Vaughn Computers Show Very Different Lives
An evidence recovery technician shows data that indicates Kimberly Vaughn was interested in fixing her marriage while her husband may have been getting ready to leave it.
It was a tale of two laptops Thursday, as an evidence recovery expert detailed the contents unearthed in Kimberly and Christopher Vaughn's computer hard drives.
In Kimberly's Compaq, Lisa Calarese testified, were Google searches that turned up such topics as romance tips and ways to save a failing marriage, and 133 pages of content that included the word "husband."
Conversely, in Christopher's Dell were Google searches for such topics as gentlemen's clubs, making moccasins and wilderness living, and 129 pages of emails exchanged with an online friend about plans to forge a new life in Canada.
Christopher Vaughn, 37, of Oswego, is on trial for allegedly murdering his wife and three children, ages 12, 11 and 8, as a means of unburdening himself of the family keeping him from pursuing his dreams. The defense, however, maintains it was a suicidal Kimberly Vaughn, then 32, who shot her unfaithful husband before turning the gun on her children and herself.
While Calarese offered no opinions as to what the information she found means, she did detail the words she searched at the direction of the Illinois State Police when looking for potential evidence that could be used in the case.
In Kimberly's computer, for example, she looked for such topics as "infidelity," "divorce," "suicide" and "husband." She found nothing that indicated the woman had looked for information on getting a divorce or what to do in the case of a cheating spouse, but had many hits for such topics as seeking help for marriage problems and relationship counseling.
The only mention of suicide was part of an online discussion on gun regulations for a class Vaughn was taking through the University of Phoenix; the topic was broached by a classmate, not Vaughn.
However, among the many notes with the word "husband" was one Vaughn wrote to her spouse in which she said, "I appreciate everything you do for me and the kids. ... Thanks for being a good husband, father and best friend."
In another, written in October 2006, she talked about being at a party with pilots, flight attendants and other people who traveled a lot and being asked how she knew she could trust her husband, who was often out of town for his job.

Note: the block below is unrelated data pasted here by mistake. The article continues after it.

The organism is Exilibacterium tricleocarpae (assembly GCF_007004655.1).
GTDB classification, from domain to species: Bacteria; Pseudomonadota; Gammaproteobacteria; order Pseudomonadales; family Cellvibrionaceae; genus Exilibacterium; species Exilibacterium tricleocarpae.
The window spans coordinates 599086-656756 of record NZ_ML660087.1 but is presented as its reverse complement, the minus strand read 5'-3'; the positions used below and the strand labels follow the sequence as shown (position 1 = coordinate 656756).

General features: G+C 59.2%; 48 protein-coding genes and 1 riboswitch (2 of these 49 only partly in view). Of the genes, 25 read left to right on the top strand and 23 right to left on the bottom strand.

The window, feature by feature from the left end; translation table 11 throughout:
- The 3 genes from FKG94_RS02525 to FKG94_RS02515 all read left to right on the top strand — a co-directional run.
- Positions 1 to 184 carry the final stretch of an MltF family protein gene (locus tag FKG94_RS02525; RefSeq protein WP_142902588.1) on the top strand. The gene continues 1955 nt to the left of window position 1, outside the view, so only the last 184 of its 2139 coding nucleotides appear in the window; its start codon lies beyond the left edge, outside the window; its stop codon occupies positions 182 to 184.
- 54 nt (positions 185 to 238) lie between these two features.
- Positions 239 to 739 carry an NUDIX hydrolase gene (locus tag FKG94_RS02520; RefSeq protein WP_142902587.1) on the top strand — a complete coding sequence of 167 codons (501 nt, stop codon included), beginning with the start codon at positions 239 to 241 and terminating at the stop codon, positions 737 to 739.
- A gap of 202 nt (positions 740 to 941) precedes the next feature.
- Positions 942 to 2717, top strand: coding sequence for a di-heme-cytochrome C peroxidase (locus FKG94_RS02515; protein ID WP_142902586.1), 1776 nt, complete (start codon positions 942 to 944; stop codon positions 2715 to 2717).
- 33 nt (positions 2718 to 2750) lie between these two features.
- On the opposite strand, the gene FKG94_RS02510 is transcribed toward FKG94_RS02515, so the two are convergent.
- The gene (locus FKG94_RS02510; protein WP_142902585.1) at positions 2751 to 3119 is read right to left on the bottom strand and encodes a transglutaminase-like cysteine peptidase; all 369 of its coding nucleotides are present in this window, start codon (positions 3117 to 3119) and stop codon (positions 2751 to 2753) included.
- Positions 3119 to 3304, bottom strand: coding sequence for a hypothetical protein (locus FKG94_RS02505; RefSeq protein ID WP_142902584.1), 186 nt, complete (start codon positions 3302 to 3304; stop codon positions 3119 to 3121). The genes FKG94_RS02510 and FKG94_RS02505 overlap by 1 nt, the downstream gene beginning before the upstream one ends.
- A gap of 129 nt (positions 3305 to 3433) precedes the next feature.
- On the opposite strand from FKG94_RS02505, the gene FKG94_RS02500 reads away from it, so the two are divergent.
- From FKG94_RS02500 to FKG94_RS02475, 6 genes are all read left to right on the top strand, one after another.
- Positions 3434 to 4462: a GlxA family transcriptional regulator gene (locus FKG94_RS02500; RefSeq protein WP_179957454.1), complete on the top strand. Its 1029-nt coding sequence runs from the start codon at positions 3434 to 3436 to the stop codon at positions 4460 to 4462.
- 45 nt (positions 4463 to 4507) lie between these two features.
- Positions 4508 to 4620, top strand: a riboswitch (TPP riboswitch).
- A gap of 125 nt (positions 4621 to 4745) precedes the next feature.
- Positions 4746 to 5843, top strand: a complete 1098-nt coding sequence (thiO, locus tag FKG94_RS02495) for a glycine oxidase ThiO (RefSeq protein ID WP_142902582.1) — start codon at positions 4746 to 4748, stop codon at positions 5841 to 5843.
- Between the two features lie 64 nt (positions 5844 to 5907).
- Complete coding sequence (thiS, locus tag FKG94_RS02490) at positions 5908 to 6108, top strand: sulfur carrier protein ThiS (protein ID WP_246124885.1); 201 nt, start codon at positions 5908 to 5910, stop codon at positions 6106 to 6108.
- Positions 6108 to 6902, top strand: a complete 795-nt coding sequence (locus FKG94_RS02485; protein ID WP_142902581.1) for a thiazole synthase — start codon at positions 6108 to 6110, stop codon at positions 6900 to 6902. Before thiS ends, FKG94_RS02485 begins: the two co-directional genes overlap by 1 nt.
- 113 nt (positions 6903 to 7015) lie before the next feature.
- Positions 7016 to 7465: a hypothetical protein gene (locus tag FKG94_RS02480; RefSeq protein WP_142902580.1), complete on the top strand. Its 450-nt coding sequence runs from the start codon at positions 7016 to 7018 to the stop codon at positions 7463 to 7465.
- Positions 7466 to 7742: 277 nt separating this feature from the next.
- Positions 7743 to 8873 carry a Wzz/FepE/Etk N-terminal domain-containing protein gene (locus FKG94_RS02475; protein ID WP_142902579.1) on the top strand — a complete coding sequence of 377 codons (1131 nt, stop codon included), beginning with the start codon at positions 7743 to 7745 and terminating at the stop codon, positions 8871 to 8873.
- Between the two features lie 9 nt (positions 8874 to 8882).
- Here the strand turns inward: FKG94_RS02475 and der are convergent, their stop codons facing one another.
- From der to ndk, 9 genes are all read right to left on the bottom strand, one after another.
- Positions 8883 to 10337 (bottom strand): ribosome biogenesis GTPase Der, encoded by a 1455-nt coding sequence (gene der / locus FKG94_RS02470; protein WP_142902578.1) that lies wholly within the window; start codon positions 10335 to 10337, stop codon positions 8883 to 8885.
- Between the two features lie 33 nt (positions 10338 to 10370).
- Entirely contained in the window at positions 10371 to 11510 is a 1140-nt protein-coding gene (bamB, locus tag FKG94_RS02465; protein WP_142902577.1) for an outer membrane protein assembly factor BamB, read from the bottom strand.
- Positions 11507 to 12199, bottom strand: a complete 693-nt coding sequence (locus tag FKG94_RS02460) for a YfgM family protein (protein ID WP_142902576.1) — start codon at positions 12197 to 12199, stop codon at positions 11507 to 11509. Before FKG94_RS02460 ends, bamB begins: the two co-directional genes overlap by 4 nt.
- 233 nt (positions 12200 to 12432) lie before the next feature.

"Chris doesn't put himself in a position to cheat," she wrote. "He's not out cruising the bars. He's not the type."
She also noted in various notes that the family's move from Seattle to the Chicago suburbs had been hard on her, in part because she left many friends behind. In another, she makes reference to her husband knowing when she's upset because her jaw line goes rigid and she gets very quiet. That's when he would know, "Monster Mommy's going to come out."
On Christopher Vaughn's computer were found many references to Springfield and to Knights Action Park and Caribbean Water Adventure, which is where the family was headed when the shootings occurred. Calarese also found information on the Missouri bed and breakfast where he said he planned to take his wife for a 13th wedding anniversary surprise the day after the water park trip.
There were also references to a woman named Maya Drake, a former stripper he met at a gentleman's club whom he tried to track down online and whom he referred to in an email as someone he might like to take with him when he moved to the wilderness.
Calarese also found Google searches for Scores, Diamonds and other gentlemen's clubs and to Mega Sports, a Plainfield gun retailer whose shooting range he used the day prior to the family being killed.
Much of what Vaughn had in his computer was encrypted, and Calarese had to obtain a "token" from Vaughn's employer to unlock it, she said. In those encrypted files were lists of information on equipment, cooking, hunting, clothing and other wilderness living topics, photos from the "scouting" trip he made to Canada in May 2007 and other topics related to starting a new life in the wild.
In other testimony from the trial, Illinois State Police fingerprint expert Wilburn Wilkins said he was unable to find any usable fingerprints from the murder weapon, spent cartridges or unused bullets but did find two fingerprints and one palm print -- all from Christopher Vaughn -- on the gun's magazine.
Wilkins also lifted a print from a private investigators' magazine article on ways murder can be made to look like suicide, but it did not belong to either Christopher or Kimberly Vaughn.
Here are the stories from the previous days of testimony: